Sutter Health Raises $661,000 for March of Dimes
Top Healthcare Fundraising Team in U.S. for Happy, Healthy Babies
Sutter Health employees raised over $661,000 in 2012 for the California Chapter of March of Dimes—making the not-for-profit health system the top healthcare fundraising team in the U.S. for the March of Dimes for the third straight year and the top fundraising team in Northern California for the past seven years.
Trish Cruise, R.N. at Sutter Roseville Medical Center is one of the many Sutter Health network employees, including doctors, nurses and other staff, who makes a big difference in the health of babies across Northern California. Trish and her husband, Chris, also benefited directly from clinical resources, toolkits and expertise when they discovered they were expecting quadruplets.
“Sutter Health physicians, nurses and staff inspire us with the creative ways they support March of Dimes in California—from community walks to engaging in our programmatic work and much more. Because of their vibrant spirit and our longstanding clinical partnership, more and more babies are getting the healthy start at life they deserve,” said Karyn DeMartini, State Director of March of Dimes in California.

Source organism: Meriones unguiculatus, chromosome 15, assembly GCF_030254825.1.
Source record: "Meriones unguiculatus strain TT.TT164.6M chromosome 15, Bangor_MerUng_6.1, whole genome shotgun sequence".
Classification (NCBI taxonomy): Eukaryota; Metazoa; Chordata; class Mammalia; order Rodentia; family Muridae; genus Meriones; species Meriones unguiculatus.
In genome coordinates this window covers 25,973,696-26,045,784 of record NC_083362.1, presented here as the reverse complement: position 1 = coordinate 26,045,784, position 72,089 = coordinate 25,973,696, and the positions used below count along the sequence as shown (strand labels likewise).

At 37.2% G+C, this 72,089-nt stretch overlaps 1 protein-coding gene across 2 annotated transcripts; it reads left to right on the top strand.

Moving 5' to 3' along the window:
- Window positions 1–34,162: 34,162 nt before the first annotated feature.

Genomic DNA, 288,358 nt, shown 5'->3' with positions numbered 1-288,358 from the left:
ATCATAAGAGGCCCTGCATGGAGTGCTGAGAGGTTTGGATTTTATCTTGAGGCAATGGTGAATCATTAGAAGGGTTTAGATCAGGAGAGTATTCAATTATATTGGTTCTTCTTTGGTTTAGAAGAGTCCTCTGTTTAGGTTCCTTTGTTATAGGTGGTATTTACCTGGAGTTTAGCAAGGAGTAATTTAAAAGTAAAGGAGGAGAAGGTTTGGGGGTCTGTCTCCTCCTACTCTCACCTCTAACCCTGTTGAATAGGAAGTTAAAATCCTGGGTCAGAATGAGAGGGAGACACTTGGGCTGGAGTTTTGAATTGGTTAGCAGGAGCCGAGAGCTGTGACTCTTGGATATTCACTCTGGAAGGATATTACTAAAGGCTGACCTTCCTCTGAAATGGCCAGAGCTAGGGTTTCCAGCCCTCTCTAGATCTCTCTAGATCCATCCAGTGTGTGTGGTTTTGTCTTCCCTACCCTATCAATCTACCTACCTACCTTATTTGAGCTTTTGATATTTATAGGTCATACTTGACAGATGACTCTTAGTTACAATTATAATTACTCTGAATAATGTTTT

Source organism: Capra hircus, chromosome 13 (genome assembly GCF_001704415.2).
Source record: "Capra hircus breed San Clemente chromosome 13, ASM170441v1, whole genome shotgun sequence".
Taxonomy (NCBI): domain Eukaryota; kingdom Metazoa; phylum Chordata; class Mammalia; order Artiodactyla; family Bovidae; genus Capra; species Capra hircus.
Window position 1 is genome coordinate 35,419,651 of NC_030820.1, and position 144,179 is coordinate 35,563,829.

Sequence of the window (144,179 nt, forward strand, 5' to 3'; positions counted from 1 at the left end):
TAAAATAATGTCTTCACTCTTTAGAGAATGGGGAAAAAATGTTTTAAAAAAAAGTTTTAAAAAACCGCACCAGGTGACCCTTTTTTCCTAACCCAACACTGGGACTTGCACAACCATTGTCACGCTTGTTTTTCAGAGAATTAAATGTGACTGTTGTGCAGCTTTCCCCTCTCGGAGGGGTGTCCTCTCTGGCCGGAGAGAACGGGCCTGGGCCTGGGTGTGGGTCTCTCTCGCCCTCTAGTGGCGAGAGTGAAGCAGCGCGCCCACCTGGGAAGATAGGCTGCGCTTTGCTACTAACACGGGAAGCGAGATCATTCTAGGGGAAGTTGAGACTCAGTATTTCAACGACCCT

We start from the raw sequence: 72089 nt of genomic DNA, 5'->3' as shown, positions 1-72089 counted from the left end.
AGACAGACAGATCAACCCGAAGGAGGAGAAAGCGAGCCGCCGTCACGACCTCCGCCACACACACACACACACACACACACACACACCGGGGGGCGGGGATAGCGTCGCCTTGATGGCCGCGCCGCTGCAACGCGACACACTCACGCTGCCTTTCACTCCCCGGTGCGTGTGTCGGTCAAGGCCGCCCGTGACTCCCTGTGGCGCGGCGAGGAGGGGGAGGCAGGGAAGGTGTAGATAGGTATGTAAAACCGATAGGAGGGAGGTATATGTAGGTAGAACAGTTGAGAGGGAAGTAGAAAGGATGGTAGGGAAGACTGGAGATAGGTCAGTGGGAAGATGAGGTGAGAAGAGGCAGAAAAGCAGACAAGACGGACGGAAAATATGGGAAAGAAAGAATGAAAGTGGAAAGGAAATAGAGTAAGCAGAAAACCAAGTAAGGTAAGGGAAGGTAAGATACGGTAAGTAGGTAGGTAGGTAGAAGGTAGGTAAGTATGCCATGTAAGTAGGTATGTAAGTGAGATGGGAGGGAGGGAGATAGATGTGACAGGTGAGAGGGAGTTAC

Sutter Health affiliated hospitals lead regionally in women’s and children’s medical services. Approximately 35,400 babies were born at Sutter hospitals in 2011—more than any other health system in Northern California. To help the more than 53,000 babies born too soon in California, Sutter Health employees helped raise nearly $6 million in 16 years in support of March of Dimes research and clinical efforts.
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Longtime clinical partners of the March of Dimes, Sutter Health medical experts also lend their expertise to help develop and participate in many March of Dimes initiatives. For example, clinical experts across Sutter Health helped develop the 39-Week Toolkit, which encourages moms and doctors to work together to avoid scheduling an elective delivery before 39 weeks of pregnancy—unless there are medical reasons to do so. Five states, including California, piloted the toolkit with significant results, and now hospitals across the country use it.